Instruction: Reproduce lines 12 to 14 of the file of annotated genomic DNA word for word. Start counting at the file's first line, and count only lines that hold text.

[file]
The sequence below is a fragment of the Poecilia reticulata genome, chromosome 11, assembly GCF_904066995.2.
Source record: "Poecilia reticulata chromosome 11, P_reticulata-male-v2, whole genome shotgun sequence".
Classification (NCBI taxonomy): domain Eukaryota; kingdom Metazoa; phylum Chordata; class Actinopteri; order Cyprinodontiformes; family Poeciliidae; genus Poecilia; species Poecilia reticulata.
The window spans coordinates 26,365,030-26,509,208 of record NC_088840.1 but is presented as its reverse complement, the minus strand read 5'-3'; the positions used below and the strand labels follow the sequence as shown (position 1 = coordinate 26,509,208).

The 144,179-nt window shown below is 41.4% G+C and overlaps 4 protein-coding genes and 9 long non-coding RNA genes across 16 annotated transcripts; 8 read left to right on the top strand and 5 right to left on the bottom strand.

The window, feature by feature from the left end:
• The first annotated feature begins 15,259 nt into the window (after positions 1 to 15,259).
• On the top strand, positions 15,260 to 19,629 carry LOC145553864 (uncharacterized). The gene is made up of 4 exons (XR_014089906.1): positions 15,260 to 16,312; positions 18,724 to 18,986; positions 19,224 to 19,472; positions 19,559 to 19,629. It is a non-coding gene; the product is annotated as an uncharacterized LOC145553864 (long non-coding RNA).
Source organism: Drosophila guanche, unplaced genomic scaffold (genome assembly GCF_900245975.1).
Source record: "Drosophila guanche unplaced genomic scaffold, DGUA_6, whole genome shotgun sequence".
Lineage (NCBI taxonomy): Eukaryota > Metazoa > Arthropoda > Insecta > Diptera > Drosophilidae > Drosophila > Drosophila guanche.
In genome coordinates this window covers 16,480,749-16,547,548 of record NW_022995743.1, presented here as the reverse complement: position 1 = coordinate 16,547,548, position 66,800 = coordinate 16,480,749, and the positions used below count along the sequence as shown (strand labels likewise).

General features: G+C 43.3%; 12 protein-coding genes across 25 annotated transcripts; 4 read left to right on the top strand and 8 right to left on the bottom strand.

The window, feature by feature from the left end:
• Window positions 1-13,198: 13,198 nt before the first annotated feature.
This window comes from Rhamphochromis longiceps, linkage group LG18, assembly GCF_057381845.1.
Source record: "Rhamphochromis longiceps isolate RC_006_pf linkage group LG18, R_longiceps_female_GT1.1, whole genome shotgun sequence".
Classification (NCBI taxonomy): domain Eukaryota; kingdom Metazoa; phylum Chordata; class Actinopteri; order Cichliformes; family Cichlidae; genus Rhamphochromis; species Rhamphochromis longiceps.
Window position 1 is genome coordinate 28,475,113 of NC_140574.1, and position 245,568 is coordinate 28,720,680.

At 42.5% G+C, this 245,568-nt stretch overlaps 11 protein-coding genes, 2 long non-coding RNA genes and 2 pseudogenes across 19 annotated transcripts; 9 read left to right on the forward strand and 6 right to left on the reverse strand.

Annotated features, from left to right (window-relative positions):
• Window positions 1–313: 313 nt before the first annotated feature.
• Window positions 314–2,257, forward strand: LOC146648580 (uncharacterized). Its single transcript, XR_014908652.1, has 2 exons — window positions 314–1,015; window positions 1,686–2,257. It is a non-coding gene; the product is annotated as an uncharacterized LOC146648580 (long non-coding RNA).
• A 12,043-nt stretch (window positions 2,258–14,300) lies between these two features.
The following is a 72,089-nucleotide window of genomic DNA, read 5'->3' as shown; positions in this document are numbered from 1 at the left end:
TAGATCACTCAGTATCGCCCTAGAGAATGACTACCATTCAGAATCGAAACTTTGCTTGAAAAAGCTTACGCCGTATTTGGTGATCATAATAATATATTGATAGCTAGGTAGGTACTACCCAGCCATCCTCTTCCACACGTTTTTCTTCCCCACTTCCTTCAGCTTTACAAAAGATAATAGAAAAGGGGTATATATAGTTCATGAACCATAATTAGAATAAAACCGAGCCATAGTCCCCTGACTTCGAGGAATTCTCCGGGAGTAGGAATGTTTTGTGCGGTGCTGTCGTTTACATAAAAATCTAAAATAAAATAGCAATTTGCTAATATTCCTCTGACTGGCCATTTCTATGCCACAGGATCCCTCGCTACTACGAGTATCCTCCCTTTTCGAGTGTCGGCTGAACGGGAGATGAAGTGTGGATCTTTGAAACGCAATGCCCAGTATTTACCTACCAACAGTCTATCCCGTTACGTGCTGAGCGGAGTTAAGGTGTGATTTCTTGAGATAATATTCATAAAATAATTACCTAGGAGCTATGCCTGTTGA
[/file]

In genome coordinates this window covers 16,480,749-16,547,548 of record NW_022995743.1, presented here as the reverse complement: position 1 = coordinate 16,547,548, position 66,800 = coordinate 16,480,749, and the positions used below count along the sequence as shown (strand labels likewise).

General features: G+C 43.3%; 12 protein-coding genes across 25 annotated transcripts; 4 read left to right on the top strand and 8 right to left on the bottom strand.

The window, feature by feature from the left end: